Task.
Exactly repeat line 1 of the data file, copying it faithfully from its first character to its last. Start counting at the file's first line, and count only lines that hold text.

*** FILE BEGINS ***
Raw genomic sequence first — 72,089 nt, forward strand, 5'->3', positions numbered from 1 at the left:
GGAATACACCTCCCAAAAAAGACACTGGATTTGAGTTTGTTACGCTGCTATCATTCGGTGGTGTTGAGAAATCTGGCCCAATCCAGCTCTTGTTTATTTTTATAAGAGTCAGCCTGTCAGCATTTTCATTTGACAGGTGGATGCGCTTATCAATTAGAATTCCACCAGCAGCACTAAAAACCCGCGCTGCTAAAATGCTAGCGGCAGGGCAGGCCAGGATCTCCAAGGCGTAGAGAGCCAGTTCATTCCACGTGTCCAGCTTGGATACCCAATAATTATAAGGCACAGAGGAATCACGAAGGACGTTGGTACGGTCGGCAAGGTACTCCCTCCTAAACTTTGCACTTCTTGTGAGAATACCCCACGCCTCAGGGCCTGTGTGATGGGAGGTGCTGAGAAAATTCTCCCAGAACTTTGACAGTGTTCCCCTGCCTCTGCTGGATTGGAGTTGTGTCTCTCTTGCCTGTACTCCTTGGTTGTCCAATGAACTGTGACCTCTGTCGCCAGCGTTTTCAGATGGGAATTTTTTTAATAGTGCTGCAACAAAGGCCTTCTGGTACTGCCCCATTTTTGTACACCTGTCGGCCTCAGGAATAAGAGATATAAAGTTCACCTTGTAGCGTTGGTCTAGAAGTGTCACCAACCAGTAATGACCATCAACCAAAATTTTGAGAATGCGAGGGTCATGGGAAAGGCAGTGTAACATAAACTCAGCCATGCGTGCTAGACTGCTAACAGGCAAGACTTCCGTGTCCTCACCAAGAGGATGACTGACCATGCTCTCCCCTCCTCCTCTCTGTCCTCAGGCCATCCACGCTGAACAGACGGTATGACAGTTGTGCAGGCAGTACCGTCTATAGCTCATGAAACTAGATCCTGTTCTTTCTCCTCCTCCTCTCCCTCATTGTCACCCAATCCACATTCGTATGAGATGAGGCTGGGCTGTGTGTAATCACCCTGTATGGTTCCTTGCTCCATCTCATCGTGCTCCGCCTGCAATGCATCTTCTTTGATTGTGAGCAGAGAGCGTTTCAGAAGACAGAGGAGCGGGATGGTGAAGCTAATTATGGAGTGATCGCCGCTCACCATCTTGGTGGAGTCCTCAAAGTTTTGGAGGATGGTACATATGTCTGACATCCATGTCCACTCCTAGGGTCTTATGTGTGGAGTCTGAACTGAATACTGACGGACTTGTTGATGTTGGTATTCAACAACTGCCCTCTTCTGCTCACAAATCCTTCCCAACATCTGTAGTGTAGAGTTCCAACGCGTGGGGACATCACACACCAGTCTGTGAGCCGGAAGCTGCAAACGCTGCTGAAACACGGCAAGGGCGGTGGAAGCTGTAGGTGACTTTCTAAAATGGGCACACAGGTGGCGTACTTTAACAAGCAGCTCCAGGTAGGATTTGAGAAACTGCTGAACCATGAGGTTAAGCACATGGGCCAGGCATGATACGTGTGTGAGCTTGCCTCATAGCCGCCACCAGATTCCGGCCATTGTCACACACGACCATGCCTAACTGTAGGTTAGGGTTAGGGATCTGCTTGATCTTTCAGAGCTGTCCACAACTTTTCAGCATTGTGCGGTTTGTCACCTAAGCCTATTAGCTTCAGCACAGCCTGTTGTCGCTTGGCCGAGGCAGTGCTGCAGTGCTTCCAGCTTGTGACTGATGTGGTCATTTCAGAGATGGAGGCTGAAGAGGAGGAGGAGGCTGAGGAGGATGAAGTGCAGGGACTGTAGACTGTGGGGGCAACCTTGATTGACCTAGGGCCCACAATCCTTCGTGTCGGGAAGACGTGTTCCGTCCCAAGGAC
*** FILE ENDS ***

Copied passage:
Raw genomic sequence first — 72,089 nt, forward strand, 5'->3', positions numbered from 1 at the left: